What Does Baking Soda Do In Cookies?

What Does Baking Soda Do In Cookies? Getty 10/1/20

Even the most ameteur bakers know one thing to be true: Baking is a science. Leaving out even one ingredient (or using the right ingredients in the wrong amounts) can result in a decidedly un-delicious disaster. 

But how, you ask, can baking soda be so important when it looks so unassuming? Here’s what you need to know about the tiny-but-mighty leavening agent—and what the heck it’s doing in your cookie recipe:  

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Baking Soda vs. Baking Powder

Spilled baking powder Getty 10/1/20

Baking soda and baking powder are both leavening agents, or ingredients that make baked goods rise. They look almost identical and they have similar purposes, but they are not the same thing and they can’t always be used interchangeably. 

When baking soda, also called sodium bicarbonate, is combined with an acid (like buttermilk or lemon juice) and a liquid, it produces the carbon dioxide that helps the dough or batter rise. 

Baking powder, meanwhile, already contains the sodium bicarbonate and acid it needs to become activated—all it needs is a liquid to produce carbon dioxide. Most recipes that call for baking powder are referring to the double-acting varieties, which react twice in the baking process: Once when it’s combined with liquid, and again when the product is heated. 

Related: Our 25 Best Cookie Recipes of All Time

What Does Baking Soda Do In Cookies? 

So, if baking soda and baking powder both create carbon dioxide, are they really that different? Yes and no. Baking soda is used in recipes that include one or more acids. When the recipe doesn’t include an acid, baking powder is used. A recipe that calls for both ingredients probably contains an acid, but not enough to completely leaven the batter or dough.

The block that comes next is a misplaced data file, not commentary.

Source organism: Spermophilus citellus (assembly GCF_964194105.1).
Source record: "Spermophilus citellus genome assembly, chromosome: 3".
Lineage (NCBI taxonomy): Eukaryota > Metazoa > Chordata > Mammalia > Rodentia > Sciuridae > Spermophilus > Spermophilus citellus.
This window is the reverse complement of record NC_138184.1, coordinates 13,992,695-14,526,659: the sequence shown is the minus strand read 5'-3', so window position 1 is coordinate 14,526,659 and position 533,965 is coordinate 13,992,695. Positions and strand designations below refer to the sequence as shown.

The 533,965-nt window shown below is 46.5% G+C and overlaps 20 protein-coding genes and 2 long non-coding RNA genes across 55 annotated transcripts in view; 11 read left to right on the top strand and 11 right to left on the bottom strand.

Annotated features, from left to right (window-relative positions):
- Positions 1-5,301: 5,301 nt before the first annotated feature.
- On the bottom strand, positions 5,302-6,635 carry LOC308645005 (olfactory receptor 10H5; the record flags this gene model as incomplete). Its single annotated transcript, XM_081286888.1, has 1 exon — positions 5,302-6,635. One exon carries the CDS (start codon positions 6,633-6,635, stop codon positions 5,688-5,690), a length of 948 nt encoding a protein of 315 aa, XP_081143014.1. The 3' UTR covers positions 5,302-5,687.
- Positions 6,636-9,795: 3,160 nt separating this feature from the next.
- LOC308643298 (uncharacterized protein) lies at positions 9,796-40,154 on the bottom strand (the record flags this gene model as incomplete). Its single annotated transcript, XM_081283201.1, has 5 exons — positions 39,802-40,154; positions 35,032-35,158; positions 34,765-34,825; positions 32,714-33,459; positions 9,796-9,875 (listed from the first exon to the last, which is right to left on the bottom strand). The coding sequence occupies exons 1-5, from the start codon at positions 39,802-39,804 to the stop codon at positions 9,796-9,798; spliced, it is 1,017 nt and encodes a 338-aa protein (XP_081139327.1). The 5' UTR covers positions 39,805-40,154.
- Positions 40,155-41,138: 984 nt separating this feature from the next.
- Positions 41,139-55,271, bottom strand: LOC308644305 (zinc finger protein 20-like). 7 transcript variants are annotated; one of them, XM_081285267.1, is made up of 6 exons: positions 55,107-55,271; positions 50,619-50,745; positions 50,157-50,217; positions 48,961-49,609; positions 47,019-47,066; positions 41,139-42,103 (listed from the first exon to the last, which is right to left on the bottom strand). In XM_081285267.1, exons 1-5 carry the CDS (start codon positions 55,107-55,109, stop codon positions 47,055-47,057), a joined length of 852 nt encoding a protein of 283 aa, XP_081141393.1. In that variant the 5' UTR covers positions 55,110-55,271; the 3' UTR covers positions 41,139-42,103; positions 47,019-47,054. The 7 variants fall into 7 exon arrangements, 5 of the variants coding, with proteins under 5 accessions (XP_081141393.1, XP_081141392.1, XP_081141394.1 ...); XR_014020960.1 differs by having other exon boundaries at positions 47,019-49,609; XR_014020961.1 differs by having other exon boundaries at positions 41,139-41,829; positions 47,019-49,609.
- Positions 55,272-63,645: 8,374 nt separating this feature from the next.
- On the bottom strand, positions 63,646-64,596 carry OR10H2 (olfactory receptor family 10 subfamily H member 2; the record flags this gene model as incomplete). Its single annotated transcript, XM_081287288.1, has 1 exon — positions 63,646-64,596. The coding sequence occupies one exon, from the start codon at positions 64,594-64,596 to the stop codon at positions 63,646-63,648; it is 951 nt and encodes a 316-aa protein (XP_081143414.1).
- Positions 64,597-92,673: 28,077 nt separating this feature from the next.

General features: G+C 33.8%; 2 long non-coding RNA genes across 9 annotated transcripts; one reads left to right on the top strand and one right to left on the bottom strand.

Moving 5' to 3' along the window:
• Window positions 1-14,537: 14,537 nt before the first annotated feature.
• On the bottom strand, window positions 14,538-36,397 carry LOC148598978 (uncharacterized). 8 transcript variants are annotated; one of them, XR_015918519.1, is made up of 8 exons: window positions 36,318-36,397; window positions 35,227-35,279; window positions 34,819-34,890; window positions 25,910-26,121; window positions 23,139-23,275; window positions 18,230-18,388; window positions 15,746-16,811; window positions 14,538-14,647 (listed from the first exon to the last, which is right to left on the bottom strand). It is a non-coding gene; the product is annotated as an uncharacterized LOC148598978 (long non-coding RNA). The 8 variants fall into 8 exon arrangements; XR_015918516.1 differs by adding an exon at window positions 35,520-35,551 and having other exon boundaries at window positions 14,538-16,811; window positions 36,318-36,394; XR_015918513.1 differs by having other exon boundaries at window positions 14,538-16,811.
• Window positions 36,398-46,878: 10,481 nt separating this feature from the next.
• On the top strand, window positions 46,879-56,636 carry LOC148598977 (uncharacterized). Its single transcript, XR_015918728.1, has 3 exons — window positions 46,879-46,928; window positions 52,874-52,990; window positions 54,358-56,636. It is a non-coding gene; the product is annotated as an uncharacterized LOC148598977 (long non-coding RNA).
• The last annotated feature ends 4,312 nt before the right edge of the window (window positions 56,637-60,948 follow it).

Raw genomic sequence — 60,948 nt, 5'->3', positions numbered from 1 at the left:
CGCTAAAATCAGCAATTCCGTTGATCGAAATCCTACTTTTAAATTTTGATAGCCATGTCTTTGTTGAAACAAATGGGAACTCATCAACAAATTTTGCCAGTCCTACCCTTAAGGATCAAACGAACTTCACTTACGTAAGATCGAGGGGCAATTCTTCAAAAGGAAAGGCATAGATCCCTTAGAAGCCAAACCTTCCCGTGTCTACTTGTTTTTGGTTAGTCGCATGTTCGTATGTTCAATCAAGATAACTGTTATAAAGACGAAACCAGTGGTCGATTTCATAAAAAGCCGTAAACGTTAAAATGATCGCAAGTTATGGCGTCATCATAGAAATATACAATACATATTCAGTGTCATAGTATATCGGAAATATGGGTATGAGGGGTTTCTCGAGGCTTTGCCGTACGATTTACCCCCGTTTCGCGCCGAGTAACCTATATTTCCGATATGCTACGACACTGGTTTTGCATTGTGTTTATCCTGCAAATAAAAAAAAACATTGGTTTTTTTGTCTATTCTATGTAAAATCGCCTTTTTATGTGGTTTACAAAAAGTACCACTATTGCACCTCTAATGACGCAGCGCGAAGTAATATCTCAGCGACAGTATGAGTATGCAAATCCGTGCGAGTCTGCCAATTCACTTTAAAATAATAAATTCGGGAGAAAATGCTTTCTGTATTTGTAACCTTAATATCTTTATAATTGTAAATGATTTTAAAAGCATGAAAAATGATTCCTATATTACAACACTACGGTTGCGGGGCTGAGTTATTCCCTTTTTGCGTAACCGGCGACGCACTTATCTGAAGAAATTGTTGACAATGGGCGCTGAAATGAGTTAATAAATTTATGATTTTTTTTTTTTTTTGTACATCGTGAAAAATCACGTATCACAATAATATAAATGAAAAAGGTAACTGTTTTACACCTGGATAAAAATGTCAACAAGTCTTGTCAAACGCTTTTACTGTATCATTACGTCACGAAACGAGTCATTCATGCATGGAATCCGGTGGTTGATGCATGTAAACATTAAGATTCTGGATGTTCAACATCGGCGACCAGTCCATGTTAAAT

Baking soda also serves another important purpose when it comes to cookies: It encourages spreading by raising the mixture’s pH, which slows protein coagulation. This gives the dough more time to set before the eggs set, according to Serious Eats, which results in a more evenly baked cookie.

Baking Soda Substitute

baking soda in spoon Getty 10/1/20

Don’t try to substitute baking soda in cookie recipes that are quite acidic (like snickerdoodles or lemon crinkles). Substitution works better when you’re dealing with something sugar-based and dense (like peanut butter or chocolate chip). 

You technically can use baking powder as a baking soda alternative, but you’ll need to consider a few factors first: 

  • Baking soda is generally about three times stronger than baking powder, so adjust your recipe accordingly. 
  • Baking soda and baking powder can produce cookies with different textures. Baking soda is typically used for chewy cookies, while baking powder is generally used for light and airy cookies. 
  • Since baking powder is comprised of a number of ingredients (baking soda, cream of tartar, cornstarch, etc.), using it instead of pure baking soda will affect the taste of your cookies. 

You can also try potassium bicarbonate, a dietary supplement that is often recommended as a baking soda alternative for people with high sodium levels, as a substitute. If you’re not watching your sodium intake, you’ll probably want to add a pinch of salt to get the closest flavor match.  

 

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